from Wikipedia, the free encyclopedia

The term prescript is made up of the Latin words prae ("before") and scribere ("to write"), meaning what is written in front of it. The so-called formulaic phrase stands as an introduction to the beginning of ancient letters , i.e. before the actual content of the letter. In the basic version, a prescript comprises three components: the name of the sender (lat. Superscriptio ), the name of the addressee (lat. Adscriptio ) and a greeting (lat. Salutatio ). For example, Seneca writes as a prescript: Seneca Lucilio suo salutem (“Seneca greets his Lucilius”).

The same scheme is found in New Testament letters . The letter of James begins with the words: "James ... the twelve tribes in the dispersion: salute" ( Jak 1,1  EU ). The majority of the letters in the New Testament contain a wish for a blessing instead of a simple greeting, for example “Grace to you and peace from God” ( Eph 1,2  EU ).

Paul's letters contain an expanded prescript.

After the prescript there is a Proömium in which the addressees are addressed (often through a wish for well-being), and / or God in the form of praise (what is called eulogy , for example "Praise be to God ..."), thanks or intercession.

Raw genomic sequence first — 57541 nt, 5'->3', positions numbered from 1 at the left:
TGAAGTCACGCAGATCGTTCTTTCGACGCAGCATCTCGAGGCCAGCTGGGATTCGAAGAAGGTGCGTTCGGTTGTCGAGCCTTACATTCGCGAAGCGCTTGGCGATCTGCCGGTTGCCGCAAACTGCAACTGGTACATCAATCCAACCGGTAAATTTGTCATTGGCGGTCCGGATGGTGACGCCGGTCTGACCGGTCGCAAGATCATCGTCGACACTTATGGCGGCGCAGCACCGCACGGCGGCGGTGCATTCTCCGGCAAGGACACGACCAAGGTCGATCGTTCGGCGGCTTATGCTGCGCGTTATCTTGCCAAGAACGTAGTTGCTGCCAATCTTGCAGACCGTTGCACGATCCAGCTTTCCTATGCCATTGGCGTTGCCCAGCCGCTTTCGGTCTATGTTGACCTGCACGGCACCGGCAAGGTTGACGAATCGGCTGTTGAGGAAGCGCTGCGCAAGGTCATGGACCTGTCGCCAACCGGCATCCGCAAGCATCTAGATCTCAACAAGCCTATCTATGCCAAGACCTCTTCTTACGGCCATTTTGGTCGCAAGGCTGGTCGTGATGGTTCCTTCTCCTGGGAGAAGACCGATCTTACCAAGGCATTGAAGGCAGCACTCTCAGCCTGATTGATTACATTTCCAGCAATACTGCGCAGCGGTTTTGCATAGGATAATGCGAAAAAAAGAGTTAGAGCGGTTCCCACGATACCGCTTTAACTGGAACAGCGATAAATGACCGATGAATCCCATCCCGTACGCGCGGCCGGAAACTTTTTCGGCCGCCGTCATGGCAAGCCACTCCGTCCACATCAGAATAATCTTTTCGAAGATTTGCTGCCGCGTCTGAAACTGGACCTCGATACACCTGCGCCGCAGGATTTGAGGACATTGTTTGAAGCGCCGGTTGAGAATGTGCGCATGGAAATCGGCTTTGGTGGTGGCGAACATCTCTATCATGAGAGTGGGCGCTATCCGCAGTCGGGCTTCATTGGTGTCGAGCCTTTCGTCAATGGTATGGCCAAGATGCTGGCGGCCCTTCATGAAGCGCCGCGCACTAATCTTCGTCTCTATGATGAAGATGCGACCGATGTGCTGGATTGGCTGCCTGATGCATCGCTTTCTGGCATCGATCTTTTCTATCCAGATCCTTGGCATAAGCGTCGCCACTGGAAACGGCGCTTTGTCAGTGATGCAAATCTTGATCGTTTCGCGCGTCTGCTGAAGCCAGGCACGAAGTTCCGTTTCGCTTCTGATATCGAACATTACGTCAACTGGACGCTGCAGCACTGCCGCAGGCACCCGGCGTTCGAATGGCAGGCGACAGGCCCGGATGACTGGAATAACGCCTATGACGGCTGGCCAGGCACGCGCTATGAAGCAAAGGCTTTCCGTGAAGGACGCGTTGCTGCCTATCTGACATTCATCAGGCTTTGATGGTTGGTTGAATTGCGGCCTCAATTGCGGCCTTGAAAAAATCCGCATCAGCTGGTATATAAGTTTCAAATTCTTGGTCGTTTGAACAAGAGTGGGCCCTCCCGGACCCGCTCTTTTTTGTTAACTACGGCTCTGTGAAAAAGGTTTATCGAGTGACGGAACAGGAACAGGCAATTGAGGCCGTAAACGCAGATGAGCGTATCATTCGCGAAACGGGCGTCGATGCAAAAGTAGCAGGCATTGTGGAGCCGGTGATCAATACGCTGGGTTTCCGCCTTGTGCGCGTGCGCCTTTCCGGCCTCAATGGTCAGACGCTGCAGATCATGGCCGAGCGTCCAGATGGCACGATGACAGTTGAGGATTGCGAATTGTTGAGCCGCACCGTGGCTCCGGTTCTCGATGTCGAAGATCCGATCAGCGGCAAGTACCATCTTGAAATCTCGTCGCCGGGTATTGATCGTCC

• Hans Conzelmann , Andreas Lindemann : Workbook for the New Testament. 10th edition, Tübingen 1991, pp. 36-38.
  • Hans-Josef Klauck : The ancient letter literature and the New Testament. A textbook and workbook (UTB 2022). Ferdinand Schöningh, Paderborn 1998.

Web links

Individual evidence

  1. Herwig Görgemanns : Epistle. In: The New Pauly (DNP). Volume 3, Metzler, Stuttgart 1997, ISBN 3-476-01473-8 , Sp. 1161-1164.
  2. Seneca , Epistulae morales 1,1.
  3. ^ Ferdinand Rupert Prostmeier: Eulogy. I. Biblical . In: Walter Kasper (Ed.): Lexicon for Theology and Church . 3. Edition. tape 3 . Herder, Freiburg im Breisgau 1995, Sp. 987 .